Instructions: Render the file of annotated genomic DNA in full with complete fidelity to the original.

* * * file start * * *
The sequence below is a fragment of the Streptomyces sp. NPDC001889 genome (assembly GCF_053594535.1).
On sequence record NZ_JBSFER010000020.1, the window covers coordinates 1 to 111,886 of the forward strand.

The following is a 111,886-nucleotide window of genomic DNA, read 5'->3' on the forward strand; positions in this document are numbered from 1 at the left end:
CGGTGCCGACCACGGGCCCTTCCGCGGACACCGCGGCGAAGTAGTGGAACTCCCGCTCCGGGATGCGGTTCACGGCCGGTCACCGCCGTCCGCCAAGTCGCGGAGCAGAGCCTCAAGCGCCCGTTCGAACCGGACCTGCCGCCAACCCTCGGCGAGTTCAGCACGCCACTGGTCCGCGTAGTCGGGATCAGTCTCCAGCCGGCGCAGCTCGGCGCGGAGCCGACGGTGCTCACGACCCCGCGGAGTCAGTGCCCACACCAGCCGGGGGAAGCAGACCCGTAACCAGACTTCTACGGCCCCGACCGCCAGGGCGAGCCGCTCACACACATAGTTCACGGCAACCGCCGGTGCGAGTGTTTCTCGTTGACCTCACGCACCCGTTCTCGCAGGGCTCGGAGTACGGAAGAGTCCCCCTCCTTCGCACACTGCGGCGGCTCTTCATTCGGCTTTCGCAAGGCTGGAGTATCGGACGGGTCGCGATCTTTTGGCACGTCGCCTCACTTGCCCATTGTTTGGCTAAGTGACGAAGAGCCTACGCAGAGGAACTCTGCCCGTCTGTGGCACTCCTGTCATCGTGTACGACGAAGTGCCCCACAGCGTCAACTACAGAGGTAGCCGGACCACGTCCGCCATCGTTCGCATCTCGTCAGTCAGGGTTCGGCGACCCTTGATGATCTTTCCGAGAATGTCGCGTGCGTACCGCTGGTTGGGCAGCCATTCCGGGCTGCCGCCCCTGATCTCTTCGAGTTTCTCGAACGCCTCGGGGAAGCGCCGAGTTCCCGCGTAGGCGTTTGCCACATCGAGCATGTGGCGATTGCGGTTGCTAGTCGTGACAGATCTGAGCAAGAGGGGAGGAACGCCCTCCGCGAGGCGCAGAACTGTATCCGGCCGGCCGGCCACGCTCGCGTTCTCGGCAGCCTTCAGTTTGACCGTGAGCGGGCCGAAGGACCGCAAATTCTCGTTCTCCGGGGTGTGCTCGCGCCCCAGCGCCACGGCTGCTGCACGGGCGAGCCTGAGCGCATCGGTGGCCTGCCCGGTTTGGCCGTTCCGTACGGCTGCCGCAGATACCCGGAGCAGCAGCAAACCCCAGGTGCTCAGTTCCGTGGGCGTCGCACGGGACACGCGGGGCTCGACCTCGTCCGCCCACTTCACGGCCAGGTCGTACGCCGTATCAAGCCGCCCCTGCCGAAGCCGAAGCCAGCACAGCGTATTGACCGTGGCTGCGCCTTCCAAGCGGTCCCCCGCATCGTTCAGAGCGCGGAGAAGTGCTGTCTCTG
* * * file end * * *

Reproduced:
The sequence below is a fragment of the Streptomyces sp. NPDC001889 genome (assembly GCF_053594535.1).
On sequence record NZ_JBSFER010000020.1, the window covers coordinates 1 to 111,886 of the forward strand.

The following is a 111,886-nucleotide window of genomic DNA, read 5'->3' on the forward strand; positions in this document are numbered from 1 at the left end:
CGGTGCCGACCACGGGCCCTTCCGCGGACACCGCGGCGAAGTAGTGGAACTCCCGCTCCGGGATGCGGTTCACGGCCGGTCACCGCCGTCCGCCAAGTCGCGGAGCAGAGCCTCAAGCGCCCGTTCGAACCGGACCTGCCGCCAACCCTCGGCGAGTTCAGCACGCCACTGGTCCGCGTAGTCGGGATCAGTCTCCAGCCGGCGCAGCTCGGCGCGGAGCCGACGGTGCTCACGACCCCGCGGAGTCAGTGCCCACACCAGCCGGGGGAAGCAGACCCGTAACCAGACTTCTACGGCCCCGACCGCCAGGGCGAGCCGCTCACACACATAGTTCACGGCAACCGCCGGTGCGAGTGTTTCTCGTTGACCTCACGCACCCGTTCTCGCAGGGCTCGGAGTACGGAAGAGTCCCCCTCCTTCGCACACTGCGGCGGCTCTTCATTCGGCTTTCGCAAGGCTGGAGTATCGGACGGGTCGCGATCTTTTGGCACGTCGCCTCACTTGCCCATTGTTTGGCTAAGTGACGAAGAGCCTACGCAGAGGAACTCTGCCCGTCTGTGGCACTCCTGTCATCGTGTACGACGAAGTGCCCCACAGCGTCAACTACAGAGGTAGCCGGACCACGTCCGCCATCGTTCGCATCTCGTCAGTCAGGGTTCGGCGACCCTTGATGATCTTTCCGAGAATGTCGCGTGCGTACCGCTGGTTGGGCAGCCATTCCGGGCTGCCGCCCCTGATCTCTTCGAGTTTCTCGAACGCCTCGGGGAAGCGCCGAGTTCCCGCGTAGGCGTTTGCCACATCGAGCATGTGGCGATTGCGGTTGCTAGTCGTGACAGATCTGAGCAAGAGGGGAGGAACGCCCTCCGCGAGGCGCAGAACTGTATCCGGCCGGCCGGCCACGCTCGCGTTCTCGGCAGCCTTCAGTTTGACCGTGAGCGGGCCGAAGGACCGCAAATTCTCGTTCTCCGGGGTGTGCTCGCGCCCCAGCGCCACGGCTGCTGCACGGGCGAGCCTGAGCGCATCGGTGGCCTGCCCGGTTTGGCCGTTCCGTACGGCTGCCGCAGATACCCGGAGCAGCAGCAAACCCCAGGTGCTCAGTTCCGTGGGCGTCGCACGGGACACGCGGGGCTCGACCTCGTCCGCCCACTTCACGGCCAGGTCGTACGCCGTATCAAGCCGCCCCTGCCGAAGCCGAAGCCAGCACAGCGTATTGACCGTGGCTGCGCCTTCCAAGCGGTCCCCCGCATCGTTCAGAGCGCGGAGAAGTGCTGTCTCTG